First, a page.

When students ask, “Why do we read such depressing stuff?!”

Especially in times like these??? My students have told me the following list of nonfiction books is depressing. The Diary of a Young Girl by Anne Frank Flesh and Blood So Cheap by Albert Marrin The Narrative of the Life of Frederick Douglass 102 Minutes by Jim Dwyer and Kevin Flynn Night by Elie WieselContinue reading “When students ask, “Why do we read such depressing stuff?!””

My first attempt at teaching The Red Badge of Courage: it is what it is

My resources, my reservations, and my main reason to teach this book again Right now, at my new teaching position at a rural high school in Missouri, one of my junior/senior level electives classes is reading The Red Badge of Courage by Stephen Crane. If you’re unfamiliar with The Red Badge of Courage, it’a aContinue reading “My first attempt at teaching The Red Badge of Courage: it is what it is”

His Google Doc will “disappear”

There’s a long list of middle school distractions to get through before Eric’s story will be finished. Don’t buy a house in Oklahoma. That was the first line of an essay resting on the screen of a laptop checked out to Eric, a seventh-grader in my middle school language arts classes. It stopped me inContinue reading “His Google Doc will “disappear””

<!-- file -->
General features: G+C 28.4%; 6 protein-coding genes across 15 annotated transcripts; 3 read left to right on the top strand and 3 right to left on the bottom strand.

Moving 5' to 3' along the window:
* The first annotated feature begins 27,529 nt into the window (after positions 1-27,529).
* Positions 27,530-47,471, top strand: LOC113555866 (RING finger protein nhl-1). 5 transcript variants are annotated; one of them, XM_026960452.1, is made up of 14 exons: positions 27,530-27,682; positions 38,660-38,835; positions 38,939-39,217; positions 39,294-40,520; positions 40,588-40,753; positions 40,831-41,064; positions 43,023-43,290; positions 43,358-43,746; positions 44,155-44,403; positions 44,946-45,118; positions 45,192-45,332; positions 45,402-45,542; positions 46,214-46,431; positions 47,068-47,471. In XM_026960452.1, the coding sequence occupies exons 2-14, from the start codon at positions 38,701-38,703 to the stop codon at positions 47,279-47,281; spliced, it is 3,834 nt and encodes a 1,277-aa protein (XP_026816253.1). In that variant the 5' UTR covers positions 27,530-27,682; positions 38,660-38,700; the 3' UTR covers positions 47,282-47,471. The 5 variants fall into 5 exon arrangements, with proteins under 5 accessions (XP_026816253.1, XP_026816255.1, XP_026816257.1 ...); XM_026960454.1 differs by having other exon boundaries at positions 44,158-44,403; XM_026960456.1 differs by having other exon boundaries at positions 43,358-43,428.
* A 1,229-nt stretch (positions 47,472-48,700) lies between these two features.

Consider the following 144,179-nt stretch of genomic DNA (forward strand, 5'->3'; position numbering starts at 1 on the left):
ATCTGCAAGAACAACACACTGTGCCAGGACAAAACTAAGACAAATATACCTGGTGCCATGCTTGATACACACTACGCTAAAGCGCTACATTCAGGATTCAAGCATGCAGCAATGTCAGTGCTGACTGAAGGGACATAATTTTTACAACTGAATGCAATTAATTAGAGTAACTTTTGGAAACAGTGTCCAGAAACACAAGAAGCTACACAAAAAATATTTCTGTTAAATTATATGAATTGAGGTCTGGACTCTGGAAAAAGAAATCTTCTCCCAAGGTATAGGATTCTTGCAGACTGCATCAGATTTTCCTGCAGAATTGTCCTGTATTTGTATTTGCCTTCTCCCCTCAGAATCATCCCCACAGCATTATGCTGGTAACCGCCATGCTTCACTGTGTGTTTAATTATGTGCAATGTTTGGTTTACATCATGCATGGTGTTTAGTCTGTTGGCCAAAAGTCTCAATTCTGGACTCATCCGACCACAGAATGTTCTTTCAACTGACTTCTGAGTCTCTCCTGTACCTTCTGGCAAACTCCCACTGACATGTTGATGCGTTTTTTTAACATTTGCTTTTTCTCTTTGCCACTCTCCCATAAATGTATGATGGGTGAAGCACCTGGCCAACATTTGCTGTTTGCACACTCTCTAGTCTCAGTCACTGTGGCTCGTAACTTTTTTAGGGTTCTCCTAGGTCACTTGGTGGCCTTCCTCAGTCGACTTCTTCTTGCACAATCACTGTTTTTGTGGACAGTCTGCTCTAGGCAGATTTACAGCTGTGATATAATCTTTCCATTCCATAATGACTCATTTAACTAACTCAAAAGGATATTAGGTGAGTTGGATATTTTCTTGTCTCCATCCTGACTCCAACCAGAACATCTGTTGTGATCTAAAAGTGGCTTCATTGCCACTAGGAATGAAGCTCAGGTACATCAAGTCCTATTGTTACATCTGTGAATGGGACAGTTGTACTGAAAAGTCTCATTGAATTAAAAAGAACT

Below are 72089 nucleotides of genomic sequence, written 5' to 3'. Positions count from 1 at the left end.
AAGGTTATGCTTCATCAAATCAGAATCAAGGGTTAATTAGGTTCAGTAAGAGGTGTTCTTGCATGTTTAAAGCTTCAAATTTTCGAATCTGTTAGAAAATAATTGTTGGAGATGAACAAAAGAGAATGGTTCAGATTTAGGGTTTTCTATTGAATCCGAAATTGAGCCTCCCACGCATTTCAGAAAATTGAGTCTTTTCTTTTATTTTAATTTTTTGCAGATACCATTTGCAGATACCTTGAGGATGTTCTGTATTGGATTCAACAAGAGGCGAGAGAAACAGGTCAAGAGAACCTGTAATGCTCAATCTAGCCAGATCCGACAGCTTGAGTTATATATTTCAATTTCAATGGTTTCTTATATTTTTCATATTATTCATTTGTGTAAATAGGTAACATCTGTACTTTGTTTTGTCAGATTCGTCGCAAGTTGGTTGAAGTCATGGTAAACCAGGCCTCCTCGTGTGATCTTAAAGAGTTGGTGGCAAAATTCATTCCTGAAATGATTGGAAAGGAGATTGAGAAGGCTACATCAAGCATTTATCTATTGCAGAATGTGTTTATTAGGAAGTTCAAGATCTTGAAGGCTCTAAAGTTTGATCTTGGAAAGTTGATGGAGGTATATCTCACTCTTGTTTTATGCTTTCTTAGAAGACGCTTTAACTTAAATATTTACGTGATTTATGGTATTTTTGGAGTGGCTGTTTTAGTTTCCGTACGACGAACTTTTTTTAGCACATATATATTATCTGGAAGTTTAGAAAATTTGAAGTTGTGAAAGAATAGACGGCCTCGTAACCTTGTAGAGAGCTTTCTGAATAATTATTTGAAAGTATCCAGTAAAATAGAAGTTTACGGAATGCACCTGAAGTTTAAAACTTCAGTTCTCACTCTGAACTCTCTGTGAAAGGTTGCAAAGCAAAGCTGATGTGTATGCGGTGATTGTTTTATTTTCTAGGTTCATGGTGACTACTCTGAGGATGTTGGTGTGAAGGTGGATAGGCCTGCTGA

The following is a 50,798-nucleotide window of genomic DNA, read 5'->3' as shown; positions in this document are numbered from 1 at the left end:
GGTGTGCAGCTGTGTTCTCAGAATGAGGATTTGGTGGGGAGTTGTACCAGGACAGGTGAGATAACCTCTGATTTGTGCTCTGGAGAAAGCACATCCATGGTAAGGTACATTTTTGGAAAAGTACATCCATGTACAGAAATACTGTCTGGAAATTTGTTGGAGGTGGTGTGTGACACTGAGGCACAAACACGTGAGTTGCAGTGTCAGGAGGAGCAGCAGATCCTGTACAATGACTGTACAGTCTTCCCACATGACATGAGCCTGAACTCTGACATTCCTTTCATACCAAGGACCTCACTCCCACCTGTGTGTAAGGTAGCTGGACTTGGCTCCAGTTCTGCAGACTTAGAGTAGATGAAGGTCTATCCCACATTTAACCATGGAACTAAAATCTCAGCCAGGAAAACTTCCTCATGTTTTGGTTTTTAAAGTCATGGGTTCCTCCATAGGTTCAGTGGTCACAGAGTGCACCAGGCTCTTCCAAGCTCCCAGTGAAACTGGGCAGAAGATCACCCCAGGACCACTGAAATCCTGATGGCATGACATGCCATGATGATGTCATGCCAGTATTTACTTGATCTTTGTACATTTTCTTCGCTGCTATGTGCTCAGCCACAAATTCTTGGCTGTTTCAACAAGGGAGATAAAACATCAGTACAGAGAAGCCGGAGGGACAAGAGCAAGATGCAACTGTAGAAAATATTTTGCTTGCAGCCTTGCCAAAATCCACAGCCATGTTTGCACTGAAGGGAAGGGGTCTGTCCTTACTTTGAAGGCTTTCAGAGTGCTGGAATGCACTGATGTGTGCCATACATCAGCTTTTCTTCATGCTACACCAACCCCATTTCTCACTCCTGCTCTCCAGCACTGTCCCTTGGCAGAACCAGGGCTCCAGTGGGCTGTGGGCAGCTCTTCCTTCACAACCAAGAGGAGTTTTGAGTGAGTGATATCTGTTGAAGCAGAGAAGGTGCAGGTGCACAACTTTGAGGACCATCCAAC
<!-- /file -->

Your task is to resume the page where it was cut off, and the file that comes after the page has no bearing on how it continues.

Our field trip to a local 9/11 memorial

Plus: a few things my students didn’t know about 9/11 On Wednesday, Sept. 12, I took my eighth-grade students to a local college to view the 9/11 memorial there. I have wanted to do this for a couple of years and finally, this year the stars aligned: my lesson planning fell into place, a fewContinue reading “Our field trip to a local 9/11 memorial”

Dear Teachers: Share your work with the world.

Let others know what you’re doing in your classroom. A colleague of mine, Dr. Keri Franklin, founding director of the Ozarks Writing Project, a site of the National Writing Project, and also director of assessment at Missouri State University, recommended that I send some issues of my seventh-graders’ Whippersnappers newsletter,  to the director of the SmithsonianContinue reading “Dear Teachers: Share your work with the world.”

Words are things that are beautiful to picture, things that glow in the world.

Today’s post: Sixth-graders reflect on their writing Today, I’m posting some responses from a reflection assignment I gave to my sixth-graders the last week of school. I asked them to write a 300-word reflection of the progress they made in my language arts class this year. Read more about the assignment and my seventh-grade reflectionsContinue reading “Words are things that are beautiful to picture, things that glow in the world.”